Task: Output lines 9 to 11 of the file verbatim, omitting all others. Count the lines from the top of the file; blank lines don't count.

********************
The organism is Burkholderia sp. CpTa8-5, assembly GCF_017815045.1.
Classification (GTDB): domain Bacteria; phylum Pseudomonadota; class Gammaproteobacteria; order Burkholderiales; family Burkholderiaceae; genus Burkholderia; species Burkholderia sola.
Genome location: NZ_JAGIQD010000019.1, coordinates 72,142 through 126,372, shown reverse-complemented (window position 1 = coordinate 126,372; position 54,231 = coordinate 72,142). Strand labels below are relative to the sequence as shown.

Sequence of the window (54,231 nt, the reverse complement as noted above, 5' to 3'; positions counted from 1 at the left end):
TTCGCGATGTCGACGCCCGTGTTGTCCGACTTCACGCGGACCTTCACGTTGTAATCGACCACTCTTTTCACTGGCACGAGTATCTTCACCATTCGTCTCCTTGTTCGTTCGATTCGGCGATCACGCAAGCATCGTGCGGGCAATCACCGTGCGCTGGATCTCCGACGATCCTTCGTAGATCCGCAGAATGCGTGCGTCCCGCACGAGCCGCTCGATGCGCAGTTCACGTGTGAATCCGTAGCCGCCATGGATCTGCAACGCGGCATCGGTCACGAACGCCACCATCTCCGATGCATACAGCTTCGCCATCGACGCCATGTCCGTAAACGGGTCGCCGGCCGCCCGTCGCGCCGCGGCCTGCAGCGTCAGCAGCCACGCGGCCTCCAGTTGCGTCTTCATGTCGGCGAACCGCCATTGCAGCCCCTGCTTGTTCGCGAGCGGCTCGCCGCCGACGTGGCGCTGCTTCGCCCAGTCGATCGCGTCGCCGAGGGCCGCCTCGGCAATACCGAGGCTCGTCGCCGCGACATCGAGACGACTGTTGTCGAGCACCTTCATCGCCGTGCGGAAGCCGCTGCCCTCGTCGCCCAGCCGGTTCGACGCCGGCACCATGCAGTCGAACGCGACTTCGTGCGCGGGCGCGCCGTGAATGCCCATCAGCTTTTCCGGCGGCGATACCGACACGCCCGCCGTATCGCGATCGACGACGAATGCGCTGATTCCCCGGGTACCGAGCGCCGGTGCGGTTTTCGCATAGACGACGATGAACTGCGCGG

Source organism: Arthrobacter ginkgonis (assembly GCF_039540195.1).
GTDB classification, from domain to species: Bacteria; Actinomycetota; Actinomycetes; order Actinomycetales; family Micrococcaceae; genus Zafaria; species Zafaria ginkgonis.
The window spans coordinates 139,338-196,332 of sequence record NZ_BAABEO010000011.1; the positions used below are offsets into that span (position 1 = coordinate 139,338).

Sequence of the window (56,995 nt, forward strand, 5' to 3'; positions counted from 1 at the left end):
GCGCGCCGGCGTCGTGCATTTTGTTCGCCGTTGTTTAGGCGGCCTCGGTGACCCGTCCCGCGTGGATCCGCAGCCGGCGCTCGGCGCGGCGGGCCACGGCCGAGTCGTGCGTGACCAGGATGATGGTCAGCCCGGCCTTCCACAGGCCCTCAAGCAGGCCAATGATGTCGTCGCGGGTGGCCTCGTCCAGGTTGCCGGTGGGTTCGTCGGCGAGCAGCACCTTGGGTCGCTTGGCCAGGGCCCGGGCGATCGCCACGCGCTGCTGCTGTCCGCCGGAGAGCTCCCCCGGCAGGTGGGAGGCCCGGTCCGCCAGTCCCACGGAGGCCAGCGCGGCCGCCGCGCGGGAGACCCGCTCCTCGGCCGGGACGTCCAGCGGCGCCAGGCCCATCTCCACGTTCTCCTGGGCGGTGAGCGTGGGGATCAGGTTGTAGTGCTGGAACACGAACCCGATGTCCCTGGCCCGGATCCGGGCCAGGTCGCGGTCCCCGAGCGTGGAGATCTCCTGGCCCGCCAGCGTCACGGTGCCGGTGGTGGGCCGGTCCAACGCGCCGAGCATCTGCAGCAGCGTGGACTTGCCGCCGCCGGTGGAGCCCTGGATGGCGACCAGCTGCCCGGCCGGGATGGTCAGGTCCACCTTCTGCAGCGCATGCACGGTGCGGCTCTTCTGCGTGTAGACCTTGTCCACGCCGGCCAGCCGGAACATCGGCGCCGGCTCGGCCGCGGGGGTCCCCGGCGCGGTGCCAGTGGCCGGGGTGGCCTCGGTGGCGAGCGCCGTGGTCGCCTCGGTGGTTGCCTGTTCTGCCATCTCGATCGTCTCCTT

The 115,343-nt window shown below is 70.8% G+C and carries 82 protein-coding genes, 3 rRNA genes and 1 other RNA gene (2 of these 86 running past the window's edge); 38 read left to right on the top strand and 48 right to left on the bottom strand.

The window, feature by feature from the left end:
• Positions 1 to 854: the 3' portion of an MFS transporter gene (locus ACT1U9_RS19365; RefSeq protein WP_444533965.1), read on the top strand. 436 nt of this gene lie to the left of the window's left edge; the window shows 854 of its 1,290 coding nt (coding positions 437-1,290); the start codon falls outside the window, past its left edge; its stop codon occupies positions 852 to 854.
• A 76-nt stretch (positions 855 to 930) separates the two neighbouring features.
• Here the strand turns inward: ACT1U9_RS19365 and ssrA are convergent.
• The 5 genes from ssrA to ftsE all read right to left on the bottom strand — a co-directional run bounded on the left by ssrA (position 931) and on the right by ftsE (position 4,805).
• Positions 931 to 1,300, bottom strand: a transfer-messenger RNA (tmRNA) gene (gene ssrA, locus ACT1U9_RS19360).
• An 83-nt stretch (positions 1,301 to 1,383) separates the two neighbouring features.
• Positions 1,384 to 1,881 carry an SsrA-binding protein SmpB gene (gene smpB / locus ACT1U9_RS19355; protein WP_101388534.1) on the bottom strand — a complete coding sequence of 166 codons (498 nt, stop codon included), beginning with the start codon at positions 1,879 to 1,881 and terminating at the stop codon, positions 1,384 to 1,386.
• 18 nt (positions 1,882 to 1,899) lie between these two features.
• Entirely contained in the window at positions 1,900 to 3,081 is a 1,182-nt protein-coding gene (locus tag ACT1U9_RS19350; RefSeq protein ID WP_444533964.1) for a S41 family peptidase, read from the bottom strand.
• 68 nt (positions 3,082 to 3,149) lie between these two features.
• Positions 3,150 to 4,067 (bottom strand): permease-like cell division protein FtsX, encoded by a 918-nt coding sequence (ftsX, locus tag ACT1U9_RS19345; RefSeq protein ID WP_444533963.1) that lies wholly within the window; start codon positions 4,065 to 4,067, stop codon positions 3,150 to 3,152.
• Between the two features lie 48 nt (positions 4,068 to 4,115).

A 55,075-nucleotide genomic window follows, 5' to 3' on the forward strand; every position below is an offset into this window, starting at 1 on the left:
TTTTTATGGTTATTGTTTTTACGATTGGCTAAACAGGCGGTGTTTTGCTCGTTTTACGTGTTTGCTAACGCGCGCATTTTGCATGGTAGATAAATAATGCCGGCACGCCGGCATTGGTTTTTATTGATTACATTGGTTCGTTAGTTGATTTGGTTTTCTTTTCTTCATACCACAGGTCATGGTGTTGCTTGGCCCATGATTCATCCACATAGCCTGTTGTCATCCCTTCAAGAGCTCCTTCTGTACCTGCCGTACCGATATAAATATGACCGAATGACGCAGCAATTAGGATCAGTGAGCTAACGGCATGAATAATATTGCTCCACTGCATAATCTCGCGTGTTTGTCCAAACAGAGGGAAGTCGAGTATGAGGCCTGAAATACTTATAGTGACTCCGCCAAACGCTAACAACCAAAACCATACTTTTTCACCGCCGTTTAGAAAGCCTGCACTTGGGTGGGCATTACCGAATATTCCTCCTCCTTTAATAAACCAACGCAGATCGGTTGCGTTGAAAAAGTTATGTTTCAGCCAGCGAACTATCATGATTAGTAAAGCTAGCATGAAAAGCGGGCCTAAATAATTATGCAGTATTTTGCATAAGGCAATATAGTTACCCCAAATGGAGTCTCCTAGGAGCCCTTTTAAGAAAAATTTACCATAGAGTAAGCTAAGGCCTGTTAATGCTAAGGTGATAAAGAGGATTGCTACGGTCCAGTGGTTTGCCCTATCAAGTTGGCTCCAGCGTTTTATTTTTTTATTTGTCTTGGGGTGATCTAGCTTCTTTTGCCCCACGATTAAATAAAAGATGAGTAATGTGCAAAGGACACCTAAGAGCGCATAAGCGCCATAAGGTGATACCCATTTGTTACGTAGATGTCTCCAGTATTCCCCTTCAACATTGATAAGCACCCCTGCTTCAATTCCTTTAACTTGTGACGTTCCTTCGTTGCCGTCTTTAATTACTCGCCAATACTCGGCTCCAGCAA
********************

Sequence of the window (56,995 nt, forward strand, 5' to 3'; positions counted from 1 at the left end):
GCGCGCCGGCGTCGTGCATTTTGTTCGCCGTTGTTTAGGCGGCCTCGGTGACCCGTCCCGCGTGGATCCGCAGCCGGCGCTCGGCGCGGCGGGCCACGGCCGAGTCGTGCGTGACCAGGATGATGGTCAGCCCGGCCTTCCACAGGCCCTCAAGCAGGCCAATGATGTCGTCGCGGGTGGCCTCGTCCAGGTTGCCGGTGGGTTCGTCGGCGAGCAGCACCTTGGGTCGCTTGGCCAGGGCCCGGGCGATCGCCACGCGCTGCTGCTGTCCGCCGGAGAGCTCCCCCGGCAGGTGGGAGGCCCGGTCCGCCAGTCCCACGGAGGCCAGCGCGGCCGCCGCGCGGGAGACCCGCTCCTCGGCCGGGACGTCCAGCGGCGCCAGGCCCATCTCCACGTTCTCCTGGGCGGTGAGCGTGGGGATCAGGTTGTAGTGCTGGAACACGAACCCGATGTCCCTGGCCCGGATCCGGGCCAGGTCGCGGTCCCCGAGCGTGGAGATCTCCTGGCCCGCCAGCGTCACGGTGCCGGTGGTGGGCCGGTCCAACGCGCCGAGCATCTGCAGCAGCGTGGACTTGCCGCCGCCGGTGGAGCCCTGGATGGCGACCAGCTGCCCGGCCGGGATGGTCAGGTCCACCTTCTGCAGCGCATGCACGGTGCGGCTCTTCTGCGTGTAGACCTTGTCCACGCCGGCCAGCCGGAACATCGGCGCCGGCTCGGCCGCGGGGGTCCCCGGCGCGGTGCCAGTGGCCGGGGTGGCCTCGGTGGCGAGCGCCGTGGTCGCCTCGGTGGTTGCCTGTTCTGCCATCTCGATCGTCTCCTT

The 115,343-nt window shown below is 70.8% G+C and carries 82 protein-coding genes, 3 rRNA genes and 1 other RNA gene (2 of these 86 running past the window's edge); 38 read left to right on the top strand and 48 right to left on the bottom strand.